Nepal | July 09, 2020

EDITORIAL: Share power

The Himalayan Times
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The way the umbrella bill on the Nepal Police has been designed will weaken the provinces when it comes to maintaining law and order

The federal Home Ministry has registered a new bill at the Parliament Secretariat to govern the process of “operation, supervision and coordination” of the Nepal Police and Provincial Police. However, it has been opposed by the provincial governments, saying that the bill is all set to centralise the power and authority of the Nepal Police. The bill proposes that the police chiefs in all the provinces be deployed by the federal government and function under the direct control and command of Chief District Officers who will act as representatives of the central government. Promotion, transfer and deployment of police officials above the Deputy Superintendent of Police will be handled by the central government. Only police officials below the Inspector will be hired, transferred or deployed by the provincial governments. For the time being, the provincial police forces, according to the bill, will be created out of the Nepal Police personnel, who will be adjusted in all the provinces. Recruitment process (filling of vacancies, examination syllabus and criteria related to examination) of the provincial police shall be as determined by the federal Nepal Police Act.

If the bill is passed as it is, the Provincial Police will not have the right to launch a criminal investigation. It can, however, assist the federal police in criminal investigations; maintain peace and security; keep records of all crimes and protect the crime scene and assist the federal police in criminal investigation; carry out rescue and relief operation in times of disasters and emergency as well as engage in traffic management in the provinces. On the whole, the Provincial Police will act as a community police force. The Provincial Police force may procure arms and ammunition upon receiving approval from the Nepal Police. However, the provincial leaders, including Province 3 Minister of Internal Affairs and Law Shalikram Jamakattel, have opposed the bill. They have insisted that the Provincial Police should be under the direct control of the police chief appointed by the provincial governments.

It may be noted that Province 2 has already passed a bill to form the Provincial Police force. It passed the bill on October 24 last year before the federal Parliament could enact the umbrella bill on the Nepal Police. If the umbrella bill is passed without any changes, it will create conflict between the Centre and the provinces. While addressing the first ever Inter-Province Council meeting with the Chief Ministers of all the provinces on December 10, Prime Minister KP Oli had vowed to give more legal teeth to the provinces so that they could function independently. Delegating more power to the provinces on matters relating to maintaining peace and security was one of the major agenda of the council meeting. Federalism is an evolutionary process which needs continuous nurturing. The federal government, which has resources and institutional expertise, must assist the provinces to make them fully functional. The way the umbrella bill has been designed to govern the Nepal Police will not strengthen the provinces when it comes to maintaining law and order there. Federalism is a shared rule. It is, therefore, necessary that the Centre share its power with the provinces.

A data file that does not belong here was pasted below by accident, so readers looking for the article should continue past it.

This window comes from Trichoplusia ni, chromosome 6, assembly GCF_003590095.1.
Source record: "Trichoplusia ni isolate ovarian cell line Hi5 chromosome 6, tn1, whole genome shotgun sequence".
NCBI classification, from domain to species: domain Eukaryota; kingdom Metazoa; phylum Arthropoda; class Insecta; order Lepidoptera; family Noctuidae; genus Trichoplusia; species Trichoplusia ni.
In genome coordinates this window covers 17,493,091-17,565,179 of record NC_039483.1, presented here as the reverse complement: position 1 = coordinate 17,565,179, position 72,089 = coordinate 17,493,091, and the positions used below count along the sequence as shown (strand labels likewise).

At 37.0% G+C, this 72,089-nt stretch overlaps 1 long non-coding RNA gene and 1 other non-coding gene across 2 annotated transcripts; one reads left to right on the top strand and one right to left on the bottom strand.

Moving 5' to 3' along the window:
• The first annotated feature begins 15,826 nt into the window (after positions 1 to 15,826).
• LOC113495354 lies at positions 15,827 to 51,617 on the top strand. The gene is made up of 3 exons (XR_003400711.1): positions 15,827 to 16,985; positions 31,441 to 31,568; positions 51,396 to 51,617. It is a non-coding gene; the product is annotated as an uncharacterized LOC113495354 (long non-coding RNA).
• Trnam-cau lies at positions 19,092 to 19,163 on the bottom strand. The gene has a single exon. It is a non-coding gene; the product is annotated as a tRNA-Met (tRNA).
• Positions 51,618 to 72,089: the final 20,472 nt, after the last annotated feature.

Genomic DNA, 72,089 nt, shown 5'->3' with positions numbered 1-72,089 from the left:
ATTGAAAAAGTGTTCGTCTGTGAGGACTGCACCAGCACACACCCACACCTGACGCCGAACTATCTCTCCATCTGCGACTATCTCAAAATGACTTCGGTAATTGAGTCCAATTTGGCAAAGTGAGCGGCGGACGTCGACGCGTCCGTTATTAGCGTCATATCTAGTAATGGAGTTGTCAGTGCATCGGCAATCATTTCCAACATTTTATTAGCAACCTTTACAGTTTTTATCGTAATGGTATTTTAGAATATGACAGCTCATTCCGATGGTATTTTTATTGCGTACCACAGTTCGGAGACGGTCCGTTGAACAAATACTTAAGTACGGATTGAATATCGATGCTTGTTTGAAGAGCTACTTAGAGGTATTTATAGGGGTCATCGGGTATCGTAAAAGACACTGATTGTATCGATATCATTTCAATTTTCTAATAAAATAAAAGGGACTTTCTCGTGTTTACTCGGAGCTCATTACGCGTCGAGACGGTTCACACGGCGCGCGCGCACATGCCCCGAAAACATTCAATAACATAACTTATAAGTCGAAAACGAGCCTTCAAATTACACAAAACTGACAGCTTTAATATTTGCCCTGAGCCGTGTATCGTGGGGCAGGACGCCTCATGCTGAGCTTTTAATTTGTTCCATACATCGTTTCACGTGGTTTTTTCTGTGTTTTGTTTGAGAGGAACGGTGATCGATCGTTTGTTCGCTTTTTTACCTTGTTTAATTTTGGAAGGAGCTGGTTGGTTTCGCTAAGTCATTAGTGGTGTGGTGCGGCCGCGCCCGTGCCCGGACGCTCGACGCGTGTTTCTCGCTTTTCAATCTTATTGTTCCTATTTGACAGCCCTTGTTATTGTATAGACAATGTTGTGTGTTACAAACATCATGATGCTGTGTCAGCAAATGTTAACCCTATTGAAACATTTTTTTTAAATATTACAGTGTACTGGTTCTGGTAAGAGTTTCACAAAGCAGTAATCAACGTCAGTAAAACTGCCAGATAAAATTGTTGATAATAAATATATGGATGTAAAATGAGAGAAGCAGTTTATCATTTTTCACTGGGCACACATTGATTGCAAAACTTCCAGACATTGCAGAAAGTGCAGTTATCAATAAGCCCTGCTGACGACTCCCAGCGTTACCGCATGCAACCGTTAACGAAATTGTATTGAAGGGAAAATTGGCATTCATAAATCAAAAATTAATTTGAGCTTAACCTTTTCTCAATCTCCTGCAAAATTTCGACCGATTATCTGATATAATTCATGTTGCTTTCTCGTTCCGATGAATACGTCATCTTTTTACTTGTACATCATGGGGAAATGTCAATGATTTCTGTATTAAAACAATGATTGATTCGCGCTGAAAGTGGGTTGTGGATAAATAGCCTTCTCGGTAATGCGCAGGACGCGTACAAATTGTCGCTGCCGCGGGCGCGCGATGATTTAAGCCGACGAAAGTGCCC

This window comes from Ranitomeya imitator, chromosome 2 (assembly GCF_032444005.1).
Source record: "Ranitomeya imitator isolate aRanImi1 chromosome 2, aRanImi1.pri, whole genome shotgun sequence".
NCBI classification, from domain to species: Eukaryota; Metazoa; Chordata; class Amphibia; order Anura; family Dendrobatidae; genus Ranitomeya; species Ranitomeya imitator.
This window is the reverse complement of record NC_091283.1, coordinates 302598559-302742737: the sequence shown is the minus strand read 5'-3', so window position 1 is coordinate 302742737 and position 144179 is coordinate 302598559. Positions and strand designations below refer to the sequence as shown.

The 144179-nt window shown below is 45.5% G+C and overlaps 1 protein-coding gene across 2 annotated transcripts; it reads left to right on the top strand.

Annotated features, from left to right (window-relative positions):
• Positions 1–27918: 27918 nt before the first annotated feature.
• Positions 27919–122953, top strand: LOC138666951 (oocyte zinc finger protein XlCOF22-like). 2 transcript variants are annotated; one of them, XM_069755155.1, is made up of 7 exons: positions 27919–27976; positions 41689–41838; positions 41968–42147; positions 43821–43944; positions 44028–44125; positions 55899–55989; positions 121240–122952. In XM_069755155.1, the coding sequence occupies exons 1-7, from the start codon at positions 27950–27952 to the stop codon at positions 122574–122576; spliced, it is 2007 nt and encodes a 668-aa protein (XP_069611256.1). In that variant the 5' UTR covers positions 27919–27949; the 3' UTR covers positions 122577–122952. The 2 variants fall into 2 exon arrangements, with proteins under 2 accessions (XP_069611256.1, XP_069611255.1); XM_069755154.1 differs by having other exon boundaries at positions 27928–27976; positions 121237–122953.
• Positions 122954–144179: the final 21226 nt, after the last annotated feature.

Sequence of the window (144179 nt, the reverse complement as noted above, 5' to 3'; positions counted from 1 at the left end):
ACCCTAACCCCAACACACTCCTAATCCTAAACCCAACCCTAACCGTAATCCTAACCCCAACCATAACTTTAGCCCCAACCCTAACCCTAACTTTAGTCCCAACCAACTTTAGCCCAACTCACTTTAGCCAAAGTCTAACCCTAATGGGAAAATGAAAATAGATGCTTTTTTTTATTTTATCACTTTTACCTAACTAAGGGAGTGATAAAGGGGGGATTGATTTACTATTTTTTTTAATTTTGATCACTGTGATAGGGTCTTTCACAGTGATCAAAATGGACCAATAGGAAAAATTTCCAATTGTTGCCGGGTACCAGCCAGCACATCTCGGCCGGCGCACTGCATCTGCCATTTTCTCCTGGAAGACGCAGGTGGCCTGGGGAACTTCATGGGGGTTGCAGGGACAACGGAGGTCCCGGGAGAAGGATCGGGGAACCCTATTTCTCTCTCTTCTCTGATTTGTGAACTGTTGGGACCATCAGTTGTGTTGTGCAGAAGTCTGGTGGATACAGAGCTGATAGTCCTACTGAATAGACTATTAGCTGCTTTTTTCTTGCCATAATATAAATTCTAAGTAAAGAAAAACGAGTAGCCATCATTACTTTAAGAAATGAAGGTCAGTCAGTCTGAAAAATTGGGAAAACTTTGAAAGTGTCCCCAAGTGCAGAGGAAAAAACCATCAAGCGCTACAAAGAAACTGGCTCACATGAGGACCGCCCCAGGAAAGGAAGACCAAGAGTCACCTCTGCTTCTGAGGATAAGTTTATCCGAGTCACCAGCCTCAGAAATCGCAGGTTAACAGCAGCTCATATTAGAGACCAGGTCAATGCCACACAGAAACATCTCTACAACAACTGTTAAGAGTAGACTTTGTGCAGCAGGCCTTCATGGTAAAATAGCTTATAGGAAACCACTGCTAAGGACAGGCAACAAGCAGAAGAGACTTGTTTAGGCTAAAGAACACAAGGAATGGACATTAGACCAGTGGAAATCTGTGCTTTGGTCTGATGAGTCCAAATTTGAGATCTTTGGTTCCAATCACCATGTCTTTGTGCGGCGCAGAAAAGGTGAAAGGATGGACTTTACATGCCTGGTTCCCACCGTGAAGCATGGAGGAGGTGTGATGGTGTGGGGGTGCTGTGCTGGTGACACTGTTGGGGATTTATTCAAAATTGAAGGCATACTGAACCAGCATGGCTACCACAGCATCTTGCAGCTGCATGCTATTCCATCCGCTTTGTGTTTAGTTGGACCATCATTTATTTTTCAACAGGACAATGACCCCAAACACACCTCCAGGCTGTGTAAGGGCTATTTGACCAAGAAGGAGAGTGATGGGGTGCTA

Reconstruction delay

It is apparent that the National Reconstruction Authority (NRA), headed by the Prime Minister, will not rebuild all of the monuments and houses damaged in the Gorkha Earthquake within the given five years. Three years have already elapsed, and reconstruction of some major landmarks like the Dharahara and Ranipokhari will extend beyond the available two years. And of the 811,000 beneficiaries, only about 347,000 have built their houses. This means, the rebuilding of shelters and monuments has been painfully slow. Legal hurdles and frequent change of the NRA’s Chief Executive Officer are partly responsible for its failure to gain the desired momentum.

While speed in the reconstruction process is greatly desirable, in the end, let it be a job well done. Reconstruction is not only about building houses and monuments, it’s also about helping people get on with their lives. Many unforeseen problems have surfaced during the reconstruction phase ranging from lack of livelihood programmes in the integrated settlements to drinking water shortages at other places. The NRA’s performance will also be judged by how it solves these problems to ease people’s lives.

 


A version of this article appears in print on January 16, 2019 of The Himalayan Times.


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